Thursday was the last time Melissa Ansley’s daughters will attend public school in the foreseeable future.

Law enforcement vehicles screamed past her home Friday morning along State Highway 6, about a mile east of Santa Fe High School. As she read details of the latest school massacre on her phone, Ansley decided not to allow her 11- and 13-year-old daughters to go back to their Santa Fe ISD campuses.

“I won’t put my kids back in school,” she said. “I’m going to homeschool them because this kind of stuff scares me.”

As schools across the greater Houston area prepare to open for the first time since a 17-year-old gunman opened fire in Santa Fe High School, killing 10 and wounding 13 others, parents and students question if their schools have done enough to prevent a potential massacre.

Texas Gov. Abbott on the shooting at Santa Fe High School

Texas Governor Greg Abbott speaks about the shooting at Santa Fe High School, during a press conference at the Santa Fe ISD Agricultural Center Friday, May 18, 2018, in Santa Fe.

All four schools in Santa Fe ISD will remain closed at least Monday and Tuesday, district officials said in a social media post.

A few districts near the shooting have already pledged to beef up security after the shooting. In Clear Creek ISD, which shares a border with Santa Fe ISD, Superintendent Greg Smith wrote there would be an increase in “police visibility” through the end of the school year. Dickinson ISD pledged additional officers would be stationed at its schools and staff would update the district’s safety plans.

Angleton ISD Superintendent Pat Montgomery wrote more officers would patrol the district’s eight regular campuses.

“We do not believe that there is anything to be concerned about or wrong,” Montgomery wrote, “we just want to make sure you feel safe sending your child to school and that our students and staff feel safe coming to school.”

Some parents do not.

On parent Facebook forums from Humble to Fort Bend, folks debated additional security measures and recalled their students’ experiences with active-shooter drills.

Some parents in Fort Bend ISD worried portable classroom buildings, with thin metal siding, would be easily pierced by bullets. Parents in Dickinson and Galveston ISDs created petitions calling for metal detectors at all school entrances.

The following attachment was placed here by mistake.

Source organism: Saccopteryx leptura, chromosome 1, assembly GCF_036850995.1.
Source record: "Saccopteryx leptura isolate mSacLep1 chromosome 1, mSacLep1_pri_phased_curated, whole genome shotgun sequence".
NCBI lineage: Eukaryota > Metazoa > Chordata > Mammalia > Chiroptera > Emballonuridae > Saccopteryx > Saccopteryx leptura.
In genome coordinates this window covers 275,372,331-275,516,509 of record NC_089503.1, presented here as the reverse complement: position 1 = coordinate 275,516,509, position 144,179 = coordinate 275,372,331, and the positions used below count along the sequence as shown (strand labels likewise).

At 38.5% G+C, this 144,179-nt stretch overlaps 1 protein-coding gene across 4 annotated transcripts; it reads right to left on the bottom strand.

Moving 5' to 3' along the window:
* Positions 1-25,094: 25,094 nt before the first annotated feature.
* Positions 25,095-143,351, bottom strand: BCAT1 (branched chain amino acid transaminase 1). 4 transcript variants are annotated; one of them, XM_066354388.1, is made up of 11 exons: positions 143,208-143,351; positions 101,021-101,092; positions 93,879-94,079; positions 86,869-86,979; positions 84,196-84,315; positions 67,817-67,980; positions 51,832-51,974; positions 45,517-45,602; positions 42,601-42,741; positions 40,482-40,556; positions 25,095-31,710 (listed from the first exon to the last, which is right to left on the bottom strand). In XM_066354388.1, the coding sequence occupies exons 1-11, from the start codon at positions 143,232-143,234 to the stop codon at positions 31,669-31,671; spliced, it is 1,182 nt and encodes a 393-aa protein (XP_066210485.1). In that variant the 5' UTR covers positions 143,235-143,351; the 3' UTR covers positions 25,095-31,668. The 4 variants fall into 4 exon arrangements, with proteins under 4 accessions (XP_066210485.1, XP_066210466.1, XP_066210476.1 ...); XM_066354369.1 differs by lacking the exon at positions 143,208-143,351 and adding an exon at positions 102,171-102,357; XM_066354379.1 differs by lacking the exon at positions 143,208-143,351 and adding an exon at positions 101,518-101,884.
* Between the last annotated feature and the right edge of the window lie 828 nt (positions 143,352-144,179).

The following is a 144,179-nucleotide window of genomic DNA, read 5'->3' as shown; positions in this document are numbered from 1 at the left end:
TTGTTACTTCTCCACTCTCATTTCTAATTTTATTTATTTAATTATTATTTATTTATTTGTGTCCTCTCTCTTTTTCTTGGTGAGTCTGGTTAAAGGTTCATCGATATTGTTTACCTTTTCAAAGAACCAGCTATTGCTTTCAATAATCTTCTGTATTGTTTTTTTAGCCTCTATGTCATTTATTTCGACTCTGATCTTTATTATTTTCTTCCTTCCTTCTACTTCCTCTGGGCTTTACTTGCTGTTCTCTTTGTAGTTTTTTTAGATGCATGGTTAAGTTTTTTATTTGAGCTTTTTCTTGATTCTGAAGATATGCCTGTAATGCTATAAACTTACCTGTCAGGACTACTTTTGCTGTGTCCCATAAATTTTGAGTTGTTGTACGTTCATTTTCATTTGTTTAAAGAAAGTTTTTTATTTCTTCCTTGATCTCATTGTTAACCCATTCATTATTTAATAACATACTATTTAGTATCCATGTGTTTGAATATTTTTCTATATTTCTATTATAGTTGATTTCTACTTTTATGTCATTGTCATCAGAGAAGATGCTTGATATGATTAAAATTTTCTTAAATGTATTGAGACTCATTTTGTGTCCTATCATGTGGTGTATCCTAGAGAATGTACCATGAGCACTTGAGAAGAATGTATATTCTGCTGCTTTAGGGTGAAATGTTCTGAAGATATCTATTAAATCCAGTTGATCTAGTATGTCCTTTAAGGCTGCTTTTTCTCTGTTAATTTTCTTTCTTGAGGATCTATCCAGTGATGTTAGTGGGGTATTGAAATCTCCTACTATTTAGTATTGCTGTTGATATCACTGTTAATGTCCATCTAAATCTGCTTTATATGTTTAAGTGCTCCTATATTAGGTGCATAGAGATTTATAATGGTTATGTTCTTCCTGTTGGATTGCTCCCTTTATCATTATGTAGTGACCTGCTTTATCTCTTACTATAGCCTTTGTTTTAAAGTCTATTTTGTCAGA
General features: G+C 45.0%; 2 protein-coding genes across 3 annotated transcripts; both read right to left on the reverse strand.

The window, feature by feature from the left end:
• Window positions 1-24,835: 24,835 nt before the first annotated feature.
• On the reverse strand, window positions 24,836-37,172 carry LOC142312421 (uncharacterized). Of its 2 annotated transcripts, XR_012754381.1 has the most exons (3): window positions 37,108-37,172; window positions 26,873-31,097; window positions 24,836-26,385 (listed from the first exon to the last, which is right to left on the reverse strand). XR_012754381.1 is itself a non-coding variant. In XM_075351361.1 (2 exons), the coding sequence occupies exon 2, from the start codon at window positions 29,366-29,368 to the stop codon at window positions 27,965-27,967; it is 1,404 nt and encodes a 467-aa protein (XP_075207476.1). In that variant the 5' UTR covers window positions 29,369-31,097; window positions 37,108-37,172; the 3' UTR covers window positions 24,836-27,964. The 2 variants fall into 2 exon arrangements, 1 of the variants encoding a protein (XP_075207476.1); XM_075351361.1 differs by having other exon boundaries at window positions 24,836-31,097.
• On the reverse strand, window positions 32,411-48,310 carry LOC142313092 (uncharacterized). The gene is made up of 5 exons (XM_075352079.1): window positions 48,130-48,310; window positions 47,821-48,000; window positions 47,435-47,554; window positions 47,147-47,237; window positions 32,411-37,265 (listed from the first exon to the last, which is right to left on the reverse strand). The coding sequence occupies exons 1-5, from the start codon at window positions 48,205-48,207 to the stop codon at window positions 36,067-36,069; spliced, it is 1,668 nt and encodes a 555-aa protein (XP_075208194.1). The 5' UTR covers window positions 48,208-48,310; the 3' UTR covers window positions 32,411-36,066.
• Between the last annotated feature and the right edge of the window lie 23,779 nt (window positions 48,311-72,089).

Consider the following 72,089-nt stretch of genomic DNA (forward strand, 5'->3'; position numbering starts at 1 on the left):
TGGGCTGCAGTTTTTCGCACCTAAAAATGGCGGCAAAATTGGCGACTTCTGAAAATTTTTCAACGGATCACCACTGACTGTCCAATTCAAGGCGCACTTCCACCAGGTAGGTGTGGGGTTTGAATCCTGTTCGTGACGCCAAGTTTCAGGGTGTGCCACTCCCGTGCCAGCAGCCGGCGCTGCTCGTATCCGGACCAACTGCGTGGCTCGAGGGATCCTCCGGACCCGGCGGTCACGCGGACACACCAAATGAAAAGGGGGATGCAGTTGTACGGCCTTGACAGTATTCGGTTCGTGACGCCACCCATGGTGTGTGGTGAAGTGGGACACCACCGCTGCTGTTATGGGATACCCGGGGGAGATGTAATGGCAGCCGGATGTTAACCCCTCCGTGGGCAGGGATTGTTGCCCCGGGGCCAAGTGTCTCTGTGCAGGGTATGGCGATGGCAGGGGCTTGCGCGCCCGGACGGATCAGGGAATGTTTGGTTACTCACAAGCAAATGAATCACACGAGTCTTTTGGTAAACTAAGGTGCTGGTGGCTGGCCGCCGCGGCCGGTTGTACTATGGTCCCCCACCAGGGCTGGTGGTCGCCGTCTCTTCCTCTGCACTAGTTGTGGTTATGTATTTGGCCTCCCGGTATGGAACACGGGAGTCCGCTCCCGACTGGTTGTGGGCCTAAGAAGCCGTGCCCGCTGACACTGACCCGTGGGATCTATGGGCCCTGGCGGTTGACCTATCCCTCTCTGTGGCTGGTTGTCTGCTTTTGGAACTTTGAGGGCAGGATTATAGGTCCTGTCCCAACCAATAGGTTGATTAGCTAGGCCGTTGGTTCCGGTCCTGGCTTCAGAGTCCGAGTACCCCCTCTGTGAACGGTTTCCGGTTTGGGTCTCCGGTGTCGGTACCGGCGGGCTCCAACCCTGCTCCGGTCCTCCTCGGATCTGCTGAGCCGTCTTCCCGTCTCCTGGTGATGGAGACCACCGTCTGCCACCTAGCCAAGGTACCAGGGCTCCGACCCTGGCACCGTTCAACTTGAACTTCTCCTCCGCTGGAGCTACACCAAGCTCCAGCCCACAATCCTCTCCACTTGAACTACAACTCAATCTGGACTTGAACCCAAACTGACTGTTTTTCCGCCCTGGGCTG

Carrie Whiten, whose 16-year-old daughter attends Kingwood High School in Humble ISD, proposed creating a volunteer sign-up so parents could greet and monitor students as they stream into school each morning. She said she is not worried about her daughter finishing out the school year in the northwest Houston suburb but wants to find more immediate solutions.

“I think those vulnerable soft spots are right as kids entering main big entrances, and that’s something we as parents could do to help,” Whiten said. “I just think right now, doing the status quo isn’t going to work.”

Mike Haynes spent part of Sunday wrestling with whether to allow his 13-year-old daughter to go to classes at her Texas City ISD middle school on Monday.

The operations manager for Exxon Mobil said there was too little time between the Santa Fe High School shooting and Monday for the campus to make meaningful security changes. Haynes is unsure what security measures would be most effective, but he said metal detectors, armed guards at all entrances and outfitting exits with one-way doors would be good places to start.

Those solutions could be pricey, Haynes said, but he challenged school districts to invest in more security infrastructure and spend less on multimillion-dollar football stadiums.

“As a parent it’s a big concern,” Haynes said. “This happened right in our back yard, and it was a matter of time. People are walking around blind, acting like it’s not going to happen here. Well, why not? What was going to keep it from happening here? Nothing.”